State of flux: Pa. Education Department needs more people, less churn
By Adam Schott and Jessica Beaver on May 9, 2014 11:51 AM
Whatever the race, whatever the candidate’s party, when it comes to government agencies, modern campaign platforms have time-honored goals: cutting red tape, doing more with less, and streamlining programs.
In this year's race for governor, though, those goals would be short-sighted.
With education front and center in the looming contest, every candidate — Democratic and Republican alike — is advancing an ambitious set of proposals. Yet the agency that will be charged with implementing these plans, whatever the result on Nov. 5, lacks the capacity to provide any meaningful level of support to the state’s 500 school districts and more than 3,000 public schools.
In the same way that school districts have faced pressure to reduce operational expenses and central office staffing, the Pennsylvania Department of Education’s staffing levels have steadily declined over the last decade. A 2011 survey of state education agencies found that Pennsylvania has one of the smallest relative to student population, and as of April 1, more than a quarter of the most senior positions in the agency are either vacant or filled by temporary employees.
To be clear, this isn’t an exercise in blaming the current governor or his staff. Governors of both parties have failed to make the investments necessary to grow the capacity and skill of the state’s Education Department.
In addition to basic functions, such as grant and subsidy administration and providing technical assistance to schools statewide, the department is working to implement — simultaneously — the wholesale revision of the state’s academic standards to align with the Common Core, institute a system of high-stakes high school graduation requirements, and employ a new teacher evaluation system that relies in part on student-growth measures associated with standards and assessments.
In recent testimony on the state’s emerging system of revised academic standards and high school graduation requirements, the respected head of one of the state’s Intermediate Units argued that “after years of budgetary cuts and positions being eliminated, the good people at Pennsylvania Department of Education cannot properly manage this system. … The implementation pushes a limited team beyond any reasonable limits.”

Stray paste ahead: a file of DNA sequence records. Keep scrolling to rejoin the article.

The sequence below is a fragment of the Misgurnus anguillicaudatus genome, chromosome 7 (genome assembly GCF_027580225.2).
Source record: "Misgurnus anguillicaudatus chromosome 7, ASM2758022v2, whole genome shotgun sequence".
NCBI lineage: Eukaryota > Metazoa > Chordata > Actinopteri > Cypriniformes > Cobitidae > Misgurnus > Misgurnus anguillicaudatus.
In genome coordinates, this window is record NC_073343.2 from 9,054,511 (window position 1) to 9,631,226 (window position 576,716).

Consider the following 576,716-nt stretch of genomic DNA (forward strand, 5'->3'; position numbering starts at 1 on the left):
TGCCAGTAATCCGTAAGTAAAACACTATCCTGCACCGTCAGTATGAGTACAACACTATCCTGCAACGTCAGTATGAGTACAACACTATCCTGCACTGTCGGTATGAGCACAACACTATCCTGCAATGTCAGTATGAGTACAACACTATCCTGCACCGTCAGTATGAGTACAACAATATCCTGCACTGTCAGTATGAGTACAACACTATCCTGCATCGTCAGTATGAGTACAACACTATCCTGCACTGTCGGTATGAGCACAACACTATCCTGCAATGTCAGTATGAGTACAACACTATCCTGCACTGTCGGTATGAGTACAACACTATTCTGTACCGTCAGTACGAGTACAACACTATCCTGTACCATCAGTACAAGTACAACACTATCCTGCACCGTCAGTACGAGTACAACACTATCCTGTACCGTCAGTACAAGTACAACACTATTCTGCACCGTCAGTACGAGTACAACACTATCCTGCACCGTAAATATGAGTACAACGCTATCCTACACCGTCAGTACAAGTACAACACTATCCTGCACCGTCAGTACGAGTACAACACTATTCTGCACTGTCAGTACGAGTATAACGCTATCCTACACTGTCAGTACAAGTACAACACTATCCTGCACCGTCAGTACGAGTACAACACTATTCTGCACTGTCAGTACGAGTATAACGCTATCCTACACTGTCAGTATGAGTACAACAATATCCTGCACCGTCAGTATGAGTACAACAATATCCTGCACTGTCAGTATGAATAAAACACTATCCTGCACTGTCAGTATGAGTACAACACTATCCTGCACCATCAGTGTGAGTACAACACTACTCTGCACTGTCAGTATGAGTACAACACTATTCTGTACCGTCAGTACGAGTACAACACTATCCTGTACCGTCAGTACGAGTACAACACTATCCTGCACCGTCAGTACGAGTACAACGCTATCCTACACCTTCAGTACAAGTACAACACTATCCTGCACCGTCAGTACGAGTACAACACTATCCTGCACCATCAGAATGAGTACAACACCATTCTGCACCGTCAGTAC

Personnel changes and political shifts further fragment the department’s limited capacity. Since 2004, eight individuals have served as secretary of education. With the exception of one, the average tenure of these officials is best measured in months, not years.
Lessons from the high turnover levels of school district superintendents can be instructive here. Research shows that superintendent churn disrupts educational improvement, causing administrators and teachers alike to let the waves of education reform wash over them as they wait for the next change in leadership. Initial research suggests that the same phenomenon may apply to chief state school officers as well.
Steady reductions in staffing and support at the Education Department and a revolving door for agency leadership mean that policy implementation is increasingly determined by external parties — from testing companies to consultants. Although these partners bring additional capacity and technical expertise, it is important to evaluate whether routine administration of broad public policy should be so dependent on outside staff.
With the possible exception of major school district consolidation efforts in the 1950s and ’60s, Pennsylvania is experiencing a period of unprecedented change in education policy and practice. State appropriators must commit to providing the support and oversight necessary to implement these changes responsibly, especially in areas where new mandates have increased accountability for students and teachers.
For its part, the Pennsylvania Department of Education must look inward, study its operations, and identify ways to repurpose existing resources to provide the greatest levels of support to the districts in greatest need.
And the next governor — whoever it is — must commit to growing the capacity of the state’s Education Department so that staff can effectively tackle its lengthy to-do list. A key first step? Ask candidates for the department's corner office to commit to a full four years of service to ensure collective breathing room for the entire education community.
Adam Schott is director of policy research at Research for Action (RFA) and the former executive director at the State Board of Education. Jessica Beaver is a research associate at RFA.
The opinions expressed are solely those of the authors.